By Aaron Ortega
Confined to a cell in York County Prison, Pennsylvania, a student’s pacing transpires primarily in the cell of his own mind as questions relentlessly keep him guessing at an uncertain future. Fears of never seeing his family again, whether he will remain in this country, and at what may seem a distant stretch, fears of obstacles to pursuing an education and achieving his dreams run through his mind.
In the spring of 2011, on a trip to New York for Spring Break, former Brookhaven College student Francisco Bocanegra was pulled over and taken into custody for an expired visa.
Years earlier, Bocanegra arrived in the U.S. at the age of 11. His parents decided to remain, as he would eventually begin attending public school. Assimilation into American life ensued, and Bocanegra realized his dreams lay in one day attending college and pursuing a degree in journalism.
His dreams were shelved only temporarily with his arrest, but this misfortune changed him. Bocanegra said, “It was definitely a setback, but it was something I learned from.” Bocanegra was eventually released and granted deferred action, and after facing possible deportation, he was handed temporary residence as well as a chance to forge ahead in completing his education.
The DREAM Act was inspired by countless stories just like this. Thousands of children are brought to American soil by their parents, not of their own volition. They may aspire to pursue an education, and fulfill their dreams, but have no solid guarantee of legal status. The DREAM Act may never see the light of day on the voting floor, so the stand-in for this bill, the Deferred Action for Childhood Arrivals, now serves as the temporary solution.
At the outset, the blueprints behind the DREAM Act are: to provide a clear pathway for undocumented youth who arrived in the U.S. before the age of 16, with good moral character, and who graduate from high school and go on to enroll in a two-year degree program or serve in the military, enabling them to eventually acquire temporary legal residency, according to www.dreamact.com. But when legislation failed to pass, what may have once been viewed as a beacon of inspiration for undocumented youth remained uncertain.
The DREAM Act drew many criticisms, as views from those who oppose the DREAM Act and the Deferred Action plan list various discourses from its possible fruition. Senator Jeff Sessions (R-Ala.) cited 10 reasons, in 2010, the Senate should dismiss the DREAM Act. In his account of justifications, Sessions’ primary argument lay in the necessary funds the DREAM Act would rely on. Sessions said, “The DREAM Act will be funded on the backs of hard-working, law-abiding Americans.” Sessions said passage of the act would increase public education costs, unemployment and fraud.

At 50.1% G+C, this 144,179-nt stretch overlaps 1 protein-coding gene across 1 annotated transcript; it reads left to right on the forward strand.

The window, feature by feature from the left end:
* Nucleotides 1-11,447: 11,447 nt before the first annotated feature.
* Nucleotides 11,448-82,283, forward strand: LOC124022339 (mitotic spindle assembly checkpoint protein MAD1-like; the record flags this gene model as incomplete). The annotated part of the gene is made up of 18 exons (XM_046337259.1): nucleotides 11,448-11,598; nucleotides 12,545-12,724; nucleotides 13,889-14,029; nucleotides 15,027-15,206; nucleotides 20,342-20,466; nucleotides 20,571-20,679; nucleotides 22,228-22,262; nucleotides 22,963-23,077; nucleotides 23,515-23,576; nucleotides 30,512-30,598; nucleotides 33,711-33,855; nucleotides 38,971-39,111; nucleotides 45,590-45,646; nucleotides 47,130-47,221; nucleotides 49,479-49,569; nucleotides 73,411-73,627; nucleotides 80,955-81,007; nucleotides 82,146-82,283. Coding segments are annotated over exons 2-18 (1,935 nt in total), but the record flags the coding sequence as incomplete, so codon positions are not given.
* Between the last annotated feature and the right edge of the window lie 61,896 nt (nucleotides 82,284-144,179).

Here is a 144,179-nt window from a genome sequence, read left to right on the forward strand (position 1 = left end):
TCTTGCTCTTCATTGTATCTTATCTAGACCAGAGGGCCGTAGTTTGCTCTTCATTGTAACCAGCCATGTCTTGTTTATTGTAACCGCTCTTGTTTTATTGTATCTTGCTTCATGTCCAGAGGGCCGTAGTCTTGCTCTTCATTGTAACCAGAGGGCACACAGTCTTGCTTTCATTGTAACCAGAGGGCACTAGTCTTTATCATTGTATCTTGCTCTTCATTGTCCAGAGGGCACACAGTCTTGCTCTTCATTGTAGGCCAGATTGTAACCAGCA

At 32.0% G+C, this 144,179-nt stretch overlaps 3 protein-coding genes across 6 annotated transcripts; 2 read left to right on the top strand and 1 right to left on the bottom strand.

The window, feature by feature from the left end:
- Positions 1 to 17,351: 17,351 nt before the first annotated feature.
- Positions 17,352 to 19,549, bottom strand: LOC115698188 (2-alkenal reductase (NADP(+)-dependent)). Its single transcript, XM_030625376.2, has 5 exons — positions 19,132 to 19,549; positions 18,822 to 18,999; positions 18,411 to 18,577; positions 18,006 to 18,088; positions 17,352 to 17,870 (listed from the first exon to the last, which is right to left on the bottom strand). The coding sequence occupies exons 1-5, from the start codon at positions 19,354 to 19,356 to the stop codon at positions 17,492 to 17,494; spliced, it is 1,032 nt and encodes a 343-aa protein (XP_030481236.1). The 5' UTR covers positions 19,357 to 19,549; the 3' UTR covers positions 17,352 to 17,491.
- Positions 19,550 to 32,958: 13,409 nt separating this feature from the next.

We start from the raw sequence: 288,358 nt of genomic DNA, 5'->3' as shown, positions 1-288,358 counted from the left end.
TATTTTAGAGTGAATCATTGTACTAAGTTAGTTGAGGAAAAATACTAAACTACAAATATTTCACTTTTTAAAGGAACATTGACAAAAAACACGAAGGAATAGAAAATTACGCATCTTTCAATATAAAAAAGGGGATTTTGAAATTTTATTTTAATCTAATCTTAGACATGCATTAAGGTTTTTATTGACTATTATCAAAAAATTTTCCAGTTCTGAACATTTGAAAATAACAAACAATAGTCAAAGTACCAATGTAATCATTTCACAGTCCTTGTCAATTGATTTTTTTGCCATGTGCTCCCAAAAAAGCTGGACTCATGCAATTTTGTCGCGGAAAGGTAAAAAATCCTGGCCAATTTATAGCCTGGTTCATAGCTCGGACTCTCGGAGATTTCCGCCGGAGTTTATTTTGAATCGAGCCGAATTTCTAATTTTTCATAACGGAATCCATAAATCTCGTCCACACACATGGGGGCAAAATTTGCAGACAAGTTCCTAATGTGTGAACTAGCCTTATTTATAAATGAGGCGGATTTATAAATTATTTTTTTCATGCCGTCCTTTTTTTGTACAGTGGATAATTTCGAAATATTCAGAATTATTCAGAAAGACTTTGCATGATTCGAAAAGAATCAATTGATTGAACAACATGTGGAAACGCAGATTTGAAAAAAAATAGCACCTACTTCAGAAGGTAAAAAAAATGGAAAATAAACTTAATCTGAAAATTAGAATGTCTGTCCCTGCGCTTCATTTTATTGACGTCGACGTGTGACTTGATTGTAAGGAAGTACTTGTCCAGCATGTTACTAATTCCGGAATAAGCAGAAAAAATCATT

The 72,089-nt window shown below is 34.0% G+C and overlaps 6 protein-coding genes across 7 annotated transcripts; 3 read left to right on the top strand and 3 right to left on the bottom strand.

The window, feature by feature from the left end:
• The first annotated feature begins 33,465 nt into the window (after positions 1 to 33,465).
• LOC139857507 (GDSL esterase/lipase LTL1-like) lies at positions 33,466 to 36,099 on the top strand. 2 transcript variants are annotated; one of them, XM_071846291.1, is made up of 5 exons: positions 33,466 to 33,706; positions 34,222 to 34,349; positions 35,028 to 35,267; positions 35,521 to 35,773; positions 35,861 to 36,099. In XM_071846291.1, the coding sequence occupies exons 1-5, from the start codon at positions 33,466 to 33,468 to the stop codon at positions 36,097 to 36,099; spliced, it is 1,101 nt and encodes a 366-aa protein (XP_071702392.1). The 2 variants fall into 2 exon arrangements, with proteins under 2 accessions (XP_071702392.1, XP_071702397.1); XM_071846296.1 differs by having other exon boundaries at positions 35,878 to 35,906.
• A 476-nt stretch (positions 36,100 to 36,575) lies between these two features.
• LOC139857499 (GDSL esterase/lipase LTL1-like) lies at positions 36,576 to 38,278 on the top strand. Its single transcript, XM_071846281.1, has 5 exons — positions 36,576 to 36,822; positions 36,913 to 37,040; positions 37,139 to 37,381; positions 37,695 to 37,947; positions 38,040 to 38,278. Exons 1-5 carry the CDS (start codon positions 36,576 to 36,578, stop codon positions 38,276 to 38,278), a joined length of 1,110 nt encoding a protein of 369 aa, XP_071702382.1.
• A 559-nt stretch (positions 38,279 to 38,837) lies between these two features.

Sessions was not the only one to reference funding as the primary reason for protest against this legislation. In February of 2012, Rep. Ron Paul told a primarily Hispanic crowd at a town hall meeting: “I cannot endorse [it] because there is a lot of money involved. And you know there are a lot of subsidies in there between the billions of dollars.”
However, according to Carlos Manuel, Deputy District Director of district 3 of the League of United Latin American Citizens in Texas, the passage of the DREAM Act would open job opportunities for students who are qualified in areas that are left vacant and risk being filled overseas. “The boost would also be seen in having a new bracket of people paying federal income taxes, meaning higher revenue for the country,” Manuel said.
Necessary funding doesn’t represent the only obstacle, according to those opposed. The absent requirement for making it necessary that applicants finish a four-year degree plan to retain amnesty drew fire as well.
According to Manuel, the fact that individuals have already attained a high school diploma implies this nation has already invested many years and education into these youth.
Manuel said: “Furthermore, we have students who are in the process of finishing high school who are willing to pursue a higher education at the prospect of being able to work once they have a degree. Prior to that, there was no reward for the hard work and going the extra four years. Deferred action brings that reward.”
Despite the failure of the DREAM Act’s realization, through deferred action and prospects of new legislation, undocumented youth who embody what the legislation was originally intended for continue to strive for American achievements.
Bocanegra, who now attends the University of North Texas and plans to graduate within two more semesters, said: “It’s definitely a step in the right direction. I haven’t given up hope.”